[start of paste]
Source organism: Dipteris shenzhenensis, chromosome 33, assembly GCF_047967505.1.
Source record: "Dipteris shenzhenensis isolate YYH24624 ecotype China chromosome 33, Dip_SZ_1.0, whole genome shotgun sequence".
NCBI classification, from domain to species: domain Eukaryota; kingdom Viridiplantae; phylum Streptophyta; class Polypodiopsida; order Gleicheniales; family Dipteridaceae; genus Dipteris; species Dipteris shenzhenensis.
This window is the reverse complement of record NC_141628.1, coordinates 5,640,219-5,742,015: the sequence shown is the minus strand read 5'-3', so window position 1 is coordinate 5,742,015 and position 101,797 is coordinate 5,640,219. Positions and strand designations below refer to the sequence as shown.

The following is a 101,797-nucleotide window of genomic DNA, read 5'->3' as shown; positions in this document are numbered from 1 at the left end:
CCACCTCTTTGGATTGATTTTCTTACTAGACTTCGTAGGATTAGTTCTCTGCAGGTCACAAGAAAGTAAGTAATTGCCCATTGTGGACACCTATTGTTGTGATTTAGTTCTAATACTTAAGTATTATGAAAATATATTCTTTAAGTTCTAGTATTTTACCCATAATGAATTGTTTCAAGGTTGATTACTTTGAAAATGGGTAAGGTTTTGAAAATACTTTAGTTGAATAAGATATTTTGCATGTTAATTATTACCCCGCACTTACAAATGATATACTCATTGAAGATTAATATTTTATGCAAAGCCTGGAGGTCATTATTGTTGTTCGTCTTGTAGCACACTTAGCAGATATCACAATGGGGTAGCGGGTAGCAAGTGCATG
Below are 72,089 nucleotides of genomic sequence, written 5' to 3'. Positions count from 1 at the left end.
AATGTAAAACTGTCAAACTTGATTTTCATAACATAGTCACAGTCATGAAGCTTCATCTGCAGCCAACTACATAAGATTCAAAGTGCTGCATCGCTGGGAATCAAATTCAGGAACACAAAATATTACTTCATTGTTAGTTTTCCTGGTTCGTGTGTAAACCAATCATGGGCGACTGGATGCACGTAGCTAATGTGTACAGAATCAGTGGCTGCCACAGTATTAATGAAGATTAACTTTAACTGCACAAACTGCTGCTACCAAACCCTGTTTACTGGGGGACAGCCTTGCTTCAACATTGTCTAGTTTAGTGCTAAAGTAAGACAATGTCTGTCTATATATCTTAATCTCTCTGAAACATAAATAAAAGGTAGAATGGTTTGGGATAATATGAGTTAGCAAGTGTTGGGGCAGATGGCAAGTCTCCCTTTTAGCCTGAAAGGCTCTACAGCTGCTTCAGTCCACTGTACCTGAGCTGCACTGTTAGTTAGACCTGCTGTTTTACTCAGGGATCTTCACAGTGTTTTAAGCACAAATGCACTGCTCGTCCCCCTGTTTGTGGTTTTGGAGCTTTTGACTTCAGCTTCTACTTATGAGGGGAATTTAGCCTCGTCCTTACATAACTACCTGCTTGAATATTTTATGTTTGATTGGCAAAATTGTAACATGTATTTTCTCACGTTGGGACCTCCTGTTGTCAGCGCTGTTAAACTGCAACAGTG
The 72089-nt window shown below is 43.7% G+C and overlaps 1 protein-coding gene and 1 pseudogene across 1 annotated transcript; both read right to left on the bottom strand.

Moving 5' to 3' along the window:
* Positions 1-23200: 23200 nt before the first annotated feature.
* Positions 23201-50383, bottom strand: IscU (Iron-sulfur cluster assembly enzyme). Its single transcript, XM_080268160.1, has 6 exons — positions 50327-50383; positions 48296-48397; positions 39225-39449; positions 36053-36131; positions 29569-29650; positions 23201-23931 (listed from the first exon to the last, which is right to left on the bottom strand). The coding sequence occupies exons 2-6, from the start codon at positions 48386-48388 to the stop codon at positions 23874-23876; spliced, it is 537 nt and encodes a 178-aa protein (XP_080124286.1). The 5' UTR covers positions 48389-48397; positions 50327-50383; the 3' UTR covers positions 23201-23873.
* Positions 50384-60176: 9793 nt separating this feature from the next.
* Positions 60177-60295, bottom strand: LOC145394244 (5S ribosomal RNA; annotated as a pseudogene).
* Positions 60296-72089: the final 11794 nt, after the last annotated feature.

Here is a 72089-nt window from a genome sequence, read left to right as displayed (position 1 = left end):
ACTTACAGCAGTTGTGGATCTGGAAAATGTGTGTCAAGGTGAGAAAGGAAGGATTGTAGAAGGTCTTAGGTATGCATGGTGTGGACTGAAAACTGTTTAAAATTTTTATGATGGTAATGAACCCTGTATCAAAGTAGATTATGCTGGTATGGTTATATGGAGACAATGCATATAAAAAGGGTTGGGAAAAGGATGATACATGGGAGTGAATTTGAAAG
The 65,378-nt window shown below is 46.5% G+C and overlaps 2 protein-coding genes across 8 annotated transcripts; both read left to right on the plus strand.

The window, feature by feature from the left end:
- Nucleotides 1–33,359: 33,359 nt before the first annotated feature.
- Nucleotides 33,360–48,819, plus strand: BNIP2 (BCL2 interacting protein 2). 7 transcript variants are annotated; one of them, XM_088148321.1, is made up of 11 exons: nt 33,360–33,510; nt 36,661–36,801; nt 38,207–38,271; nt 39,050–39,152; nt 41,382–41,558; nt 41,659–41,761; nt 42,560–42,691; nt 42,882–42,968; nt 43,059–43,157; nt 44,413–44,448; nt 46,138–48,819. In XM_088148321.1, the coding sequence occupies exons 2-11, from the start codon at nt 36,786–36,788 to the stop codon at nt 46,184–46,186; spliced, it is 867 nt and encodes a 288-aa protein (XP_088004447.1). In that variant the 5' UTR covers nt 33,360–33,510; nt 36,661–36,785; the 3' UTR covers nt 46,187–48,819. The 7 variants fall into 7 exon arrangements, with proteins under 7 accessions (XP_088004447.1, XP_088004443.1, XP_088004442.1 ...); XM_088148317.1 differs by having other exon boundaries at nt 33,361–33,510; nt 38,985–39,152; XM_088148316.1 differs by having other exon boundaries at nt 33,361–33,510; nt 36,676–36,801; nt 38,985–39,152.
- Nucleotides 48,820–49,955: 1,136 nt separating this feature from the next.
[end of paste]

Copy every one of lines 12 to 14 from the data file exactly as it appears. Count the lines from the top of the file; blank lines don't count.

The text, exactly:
* Positions 23201-50383, bottom strand: IscU (Iron-sulfur cluster assembly enzyme). Its single transcript, XM_080268160.1, has 6 exons — positions 50327-50383; positions 48296-48397; positions 39225-39449; positions 36053-36131; positions 29569-29650; positions 23201-23931 (listed from the first exon to the last, which is right to left on the bottom strand). The coding sequence occupies exons 2-6, from the start codon at positions 48386-48388 to the stop codon at positions 23874-23876; spliced, it is 537 nt and encodes a 178-aa protein (XP_080124286.1). The 5' UTR covers positions 48389-48397; positions 50327-50383; the 3' UTR covers positions 23201-23873.
* Positions 50384-60176: 9793 nt separating this feature from the next.
* Positions 60177-60295, bottom strand: LOC145394244 (5S ribosomal RNA; annotated as a pseudogene).